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Jallikattu and Biopiracy

Jallikattu ban has now taken a monumentally different proportion. The whole issue has transformed from banning a sport to Tamil culture. This 2 weeks in India all I did was, try and listen to the debates the news channels hosted to discuss this issue. Manliness, culture, breeding, sport, cinema - everything was discussed. But something that surprised me was, why not have a dialog with the concerned authorities? Dhanya Rajendran of The News Minute actually brought out this very question in the South Conclave but I am not sure why this was not looked at as a solution for this issue.

These basic grumbles aside, this post is my stand on this issue.

We cannot import Roman Gladiator type sport here. One can use computer for indulging in bull fighting. Why tame bulls for it!

This was one of the arguments from the bench. Gladiator was looked as a way to demonstrate the power and extent of the Roman world. These wild animals originated in all parts of the Roman Empire and conveyed the extent of the lands that had been conquered by the Romans.Also, the people who fought these animals were generally people who are trained for this sport. This sport was banned because a number of animals slaughtered at the end of this sport turned out to be a threat to the wide species of animals. But none of these can be attributed to Jallikattu. The bull is not slaughtered at the end of the sport. Also, bulls are not won over using weapons.

This is a targeted attack on Tamils

This is the start of some diverted discussions around this ban. The ban actually proposed to ban bull fighting first. But it later included that it baned the usage of Bos Indicus aka Zebu for bull fighting.These breed of bulls originate from Asia. Bos Indicus breeds of cattle are a natural fit for humid, tropical regions like northern Australia. Their slick coats and naturally occurring chemicals in their sweat repel cattle ticks and other parasites. Cattle with Bos Indicus bloodlines can be distinguished by a hump on their back, which sits across their shoulders. This is a fat store kept for tough times, similar to a camel. They also have large ears and dewlap (the saggy skin in front of their briskets) which help to keep the cattle cool.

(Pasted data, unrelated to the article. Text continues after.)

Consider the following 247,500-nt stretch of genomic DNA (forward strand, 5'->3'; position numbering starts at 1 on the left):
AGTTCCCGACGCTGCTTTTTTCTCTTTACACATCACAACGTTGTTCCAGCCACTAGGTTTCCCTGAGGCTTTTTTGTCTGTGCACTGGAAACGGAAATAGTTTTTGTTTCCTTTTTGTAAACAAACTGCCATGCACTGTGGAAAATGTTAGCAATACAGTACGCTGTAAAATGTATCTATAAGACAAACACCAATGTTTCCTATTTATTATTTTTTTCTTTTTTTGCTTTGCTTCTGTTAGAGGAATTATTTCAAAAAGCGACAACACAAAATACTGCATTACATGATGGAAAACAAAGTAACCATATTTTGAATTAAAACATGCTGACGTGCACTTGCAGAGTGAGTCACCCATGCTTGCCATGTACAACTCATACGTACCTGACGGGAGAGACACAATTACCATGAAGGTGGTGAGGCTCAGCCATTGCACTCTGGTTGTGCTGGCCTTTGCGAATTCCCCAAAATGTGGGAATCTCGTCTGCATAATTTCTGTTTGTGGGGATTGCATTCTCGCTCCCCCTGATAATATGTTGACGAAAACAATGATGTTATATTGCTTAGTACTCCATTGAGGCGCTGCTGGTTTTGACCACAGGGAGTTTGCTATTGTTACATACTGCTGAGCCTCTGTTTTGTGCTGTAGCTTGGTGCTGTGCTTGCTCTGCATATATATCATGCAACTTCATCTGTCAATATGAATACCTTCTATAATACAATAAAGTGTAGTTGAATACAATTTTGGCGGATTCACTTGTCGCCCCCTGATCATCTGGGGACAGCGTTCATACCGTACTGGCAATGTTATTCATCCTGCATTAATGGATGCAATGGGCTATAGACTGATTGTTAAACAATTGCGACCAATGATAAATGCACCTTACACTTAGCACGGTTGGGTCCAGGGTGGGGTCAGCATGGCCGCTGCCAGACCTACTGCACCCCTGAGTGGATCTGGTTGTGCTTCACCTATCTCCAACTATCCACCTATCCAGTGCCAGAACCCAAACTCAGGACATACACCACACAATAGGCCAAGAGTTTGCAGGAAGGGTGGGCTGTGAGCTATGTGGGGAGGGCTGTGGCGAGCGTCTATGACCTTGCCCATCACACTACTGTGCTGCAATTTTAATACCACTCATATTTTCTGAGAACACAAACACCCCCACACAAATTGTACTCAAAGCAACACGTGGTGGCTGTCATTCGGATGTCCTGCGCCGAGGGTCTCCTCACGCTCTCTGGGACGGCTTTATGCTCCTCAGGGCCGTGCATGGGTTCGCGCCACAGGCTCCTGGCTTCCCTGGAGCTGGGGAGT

The major zebu cattle breeds of the world include Gir, Kankrej and Guzerat, Indo-Brazilian, Brahman, Nellore, Ongole, Sahiwal, Red Sindhi, Butana and Kenana, Boran, Baggara, Tharparkar, Kangayam, Southern Yellow, Kedah-Kelantan, and Local Indian Dairy (LID). Kedah-Kelantan and LID originated from Malaysia.

This clearly indicates that it is not targetted towards just Tamilnadu breeds. But lets take a closer look at the indigenous breeds and their distribution.

Now look at the distribution of the cross breed cows.

This lead to a natural other question of performance comparison amongst these breeds.

With the below indicator as reference, take a closer look at the milk yield across various districts

Indigenous breed milk production - 1993 to 1998

Cross breed milk production - 1993 to 1998

Indigenous breed milk production - 2011 to 2013

Cross breed milk production - 2011 to 2013

I am not particularly sure about the A1 A2 milk concept but it is a widespread belief that the native breed cow’s milk contain more A2 protein. A recent study suggests that the lactose intolerance is manily due to the inability to digest A1 protein. This article has a detailed outline of the A1A2 milk proteins and the breeds.

Another interesting article on the milk types and breeding in accordance with the right milk protein is here

Given that every other country acknowledges the relationship between our indigenous cows and A2 milk, it becomes even more important for us to start preserving our indigenous breeds.


If not for all these customary ways to preserve these breeds, the future of India’s dairy industry relies heavily on imported bull semen! Recently, the state government of Gujarat has decided to import from Brazil 10,000 doses of Gir bull semen as the cow population of this prestigious breed has declined in Gujarat. For ages, Gir bull has been seen as the pride of Gujarat. This news was such shocker to me and left me wondering if there were any other such indigenous breeds affected by this biopiracy. Surprisingly, world’s best Gir cows today gives on an average 5500 liters of milk per lactation. This is approximately 6 times the native breed’s yield. Brazil initially imported native breeds to boost its meat production. After few years of R&D on these native breeds, they are vital candidates for milk production as well. Thanks to the Intensive Cattle Breeding Programme (ICDP), almost 80 per cent of the Indian cattle has already been labeled non-descriptive. Not just Brazil, US and Australia are also exporting our breeds and turning them to literally cash cows!

PETA is virtually now a puppet in hands of some glitz, glamor and MNCs. The request for banning Jallikattu eventually makes the last set of indigenous breeds vanish/bear a tag ‘I am sold’. If not for Jallikattu, raising these native bulls is not an affordable affair. If farmers cannot raise them, they can eventually become a bunch of imported semen breeds.

May be the prime channels must start having some sensible panel discussions with concerned authorities of PETA, Agriculture and animal husbandary research team and the bench that reviewed this case. No point of discussing it with Avadi Kumar, Vishal, Mansoor Ali Khan et al.

Data Sources:

  1. Department of Animal Husbandary, Dairying and Fisheries
  2. Dairy knowledge portal